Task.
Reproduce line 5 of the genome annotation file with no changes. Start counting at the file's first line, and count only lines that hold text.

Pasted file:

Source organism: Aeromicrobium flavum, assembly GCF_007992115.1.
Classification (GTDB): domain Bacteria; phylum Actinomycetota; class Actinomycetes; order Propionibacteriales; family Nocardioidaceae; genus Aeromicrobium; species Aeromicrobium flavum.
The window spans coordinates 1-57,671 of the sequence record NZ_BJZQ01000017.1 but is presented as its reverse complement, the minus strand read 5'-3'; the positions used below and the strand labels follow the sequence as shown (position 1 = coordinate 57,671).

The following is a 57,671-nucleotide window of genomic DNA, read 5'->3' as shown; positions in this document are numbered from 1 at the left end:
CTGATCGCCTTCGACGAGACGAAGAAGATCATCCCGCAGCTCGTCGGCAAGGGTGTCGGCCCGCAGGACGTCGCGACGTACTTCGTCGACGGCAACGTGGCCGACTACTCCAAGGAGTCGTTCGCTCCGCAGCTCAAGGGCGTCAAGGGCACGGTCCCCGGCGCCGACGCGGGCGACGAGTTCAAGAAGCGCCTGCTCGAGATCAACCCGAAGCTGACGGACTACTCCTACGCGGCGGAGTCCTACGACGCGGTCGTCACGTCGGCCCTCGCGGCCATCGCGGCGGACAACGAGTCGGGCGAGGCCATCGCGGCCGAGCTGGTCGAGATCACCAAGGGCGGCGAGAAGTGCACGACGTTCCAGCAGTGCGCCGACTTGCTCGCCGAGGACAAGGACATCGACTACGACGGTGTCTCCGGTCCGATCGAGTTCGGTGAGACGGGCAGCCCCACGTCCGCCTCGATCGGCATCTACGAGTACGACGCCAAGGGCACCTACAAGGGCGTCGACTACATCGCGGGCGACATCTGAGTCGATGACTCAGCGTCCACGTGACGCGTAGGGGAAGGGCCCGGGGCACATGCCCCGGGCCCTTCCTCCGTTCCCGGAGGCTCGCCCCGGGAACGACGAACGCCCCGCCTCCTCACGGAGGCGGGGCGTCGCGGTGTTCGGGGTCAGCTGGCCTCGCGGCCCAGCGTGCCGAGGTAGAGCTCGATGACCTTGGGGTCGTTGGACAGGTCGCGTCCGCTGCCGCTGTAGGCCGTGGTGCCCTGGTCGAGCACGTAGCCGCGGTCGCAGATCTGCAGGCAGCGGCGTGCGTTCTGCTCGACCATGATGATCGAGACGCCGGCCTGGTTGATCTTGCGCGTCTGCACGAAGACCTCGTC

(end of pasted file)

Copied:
CTGATCGCCTTCGACGAGACGAAGAAGATCATCCCGCAGCTCGTCGGCAAGGGTGTCGGCCCGCAGGACGTCGCGACGTACTTCGTCGACGGCAACGTGGCCGACTACTCCAAGGAGTCGTTCGCTCCGCAGCTCAAGGGCGTCAAGGGCACGGTCCCCGGCGCCGACGCGGGCGACGAGTTCAAGAAGCGCCTGCTCGAGATCAACCCGAAGCTGACGGACTACTCCTACGCGGCGGAGTCCTACGACGCGGTCGTCACGTCGGCCCTCGCGGCCATCGCGGCGGACAACGAGTCGGGCGAGGCCATCGCGGCCGAGCTGGTCGAGATCACCAAGGGCGGCGAGAAGTGCACGACGTTCCAGCAGTGCGCCGACTTGCTCGCCGAGGACAAGGACATCGACTACGACGGTGTCTCCGGTCCGATCGAGTTCGGTGAGACGGGCAGCCCCACGTCCGCCTCGATCGGCATCTACGAGTACGACGCCAAGGGCACCTACAAGGGCGTCGACTACATCGCGGGCGACATCTGAGTCGATGACTCAGCGTCCACGTGACGCGTAGGGGAAGGGCCCGGGGCACATGCCCCGGGCCCTTCCTCCGTTCCCGGAGGCTCGCCCCGGGAACGACGAACGCCCCGCCTCCTCACGGAGGCGGGGCGTCGCGGTGTTCGGGGTCAGCTGGCCTCGCGGCCCAGCGTGCCGAGGTAGAGCTCGATGACCTTGGGGTCGTTGGACAGGTCGCGTCCGCTGCCGCTGTAGGCCGTGGTGCCCTGGTCGAGCACGTAGCCGCGGTCGCAGATCTGCAGGCAGCGGCGTGCGTTCTGCTCGACCATGATGATCGAGACGCCGGCCTGGTTGATCTTGCGCGTCTGCACGAAGACCTCGTC